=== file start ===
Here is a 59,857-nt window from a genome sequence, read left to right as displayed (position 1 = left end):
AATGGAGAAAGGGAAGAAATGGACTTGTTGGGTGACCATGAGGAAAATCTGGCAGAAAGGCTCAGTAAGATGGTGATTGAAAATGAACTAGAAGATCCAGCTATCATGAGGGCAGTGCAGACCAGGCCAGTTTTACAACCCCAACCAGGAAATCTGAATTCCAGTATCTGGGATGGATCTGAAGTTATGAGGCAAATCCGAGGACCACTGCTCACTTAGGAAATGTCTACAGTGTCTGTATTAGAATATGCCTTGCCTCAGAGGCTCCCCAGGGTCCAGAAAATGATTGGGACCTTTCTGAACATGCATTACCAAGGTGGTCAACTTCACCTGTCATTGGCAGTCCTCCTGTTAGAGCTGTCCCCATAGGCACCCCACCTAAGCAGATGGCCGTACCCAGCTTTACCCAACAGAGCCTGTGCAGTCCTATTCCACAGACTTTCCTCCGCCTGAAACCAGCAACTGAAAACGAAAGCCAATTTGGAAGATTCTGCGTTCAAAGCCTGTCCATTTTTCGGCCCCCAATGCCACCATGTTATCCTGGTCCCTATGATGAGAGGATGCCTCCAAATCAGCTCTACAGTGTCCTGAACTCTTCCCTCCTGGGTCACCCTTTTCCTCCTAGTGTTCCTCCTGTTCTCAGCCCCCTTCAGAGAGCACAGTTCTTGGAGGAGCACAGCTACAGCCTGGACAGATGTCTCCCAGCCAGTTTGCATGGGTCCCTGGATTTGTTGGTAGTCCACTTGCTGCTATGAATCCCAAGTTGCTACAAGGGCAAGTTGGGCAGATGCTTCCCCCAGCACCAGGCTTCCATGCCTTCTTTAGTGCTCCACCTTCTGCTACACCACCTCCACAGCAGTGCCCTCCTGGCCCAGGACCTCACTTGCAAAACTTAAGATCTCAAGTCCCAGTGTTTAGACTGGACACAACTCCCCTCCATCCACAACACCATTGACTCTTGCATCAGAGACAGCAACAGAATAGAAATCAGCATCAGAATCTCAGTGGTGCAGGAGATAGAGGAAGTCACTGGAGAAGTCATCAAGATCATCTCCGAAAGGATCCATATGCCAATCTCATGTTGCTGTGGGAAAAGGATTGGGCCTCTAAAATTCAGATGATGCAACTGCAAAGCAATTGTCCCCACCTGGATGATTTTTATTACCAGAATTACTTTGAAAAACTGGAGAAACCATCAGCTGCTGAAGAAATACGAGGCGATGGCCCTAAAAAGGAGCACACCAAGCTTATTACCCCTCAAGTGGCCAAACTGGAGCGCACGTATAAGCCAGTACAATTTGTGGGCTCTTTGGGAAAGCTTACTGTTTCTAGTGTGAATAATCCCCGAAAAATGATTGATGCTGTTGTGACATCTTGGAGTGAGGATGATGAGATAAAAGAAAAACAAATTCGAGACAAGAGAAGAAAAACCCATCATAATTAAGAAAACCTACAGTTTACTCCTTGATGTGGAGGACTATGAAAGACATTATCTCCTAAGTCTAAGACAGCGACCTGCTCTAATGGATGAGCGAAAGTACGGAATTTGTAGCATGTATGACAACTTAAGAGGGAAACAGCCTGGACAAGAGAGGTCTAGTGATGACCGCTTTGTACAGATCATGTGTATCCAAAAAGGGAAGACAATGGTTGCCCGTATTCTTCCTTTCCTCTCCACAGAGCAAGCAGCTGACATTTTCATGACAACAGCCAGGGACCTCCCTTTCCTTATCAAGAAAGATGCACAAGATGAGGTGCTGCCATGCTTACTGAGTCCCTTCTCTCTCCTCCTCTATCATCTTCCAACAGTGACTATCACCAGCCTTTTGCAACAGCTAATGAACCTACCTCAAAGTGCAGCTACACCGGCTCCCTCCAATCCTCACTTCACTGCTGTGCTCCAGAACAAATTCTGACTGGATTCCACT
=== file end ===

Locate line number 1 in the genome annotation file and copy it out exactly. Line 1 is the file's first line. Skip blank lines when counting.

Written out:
Here is a 59,857-nt window from a genome sequence, read left to right as displayed (position 1 = left end):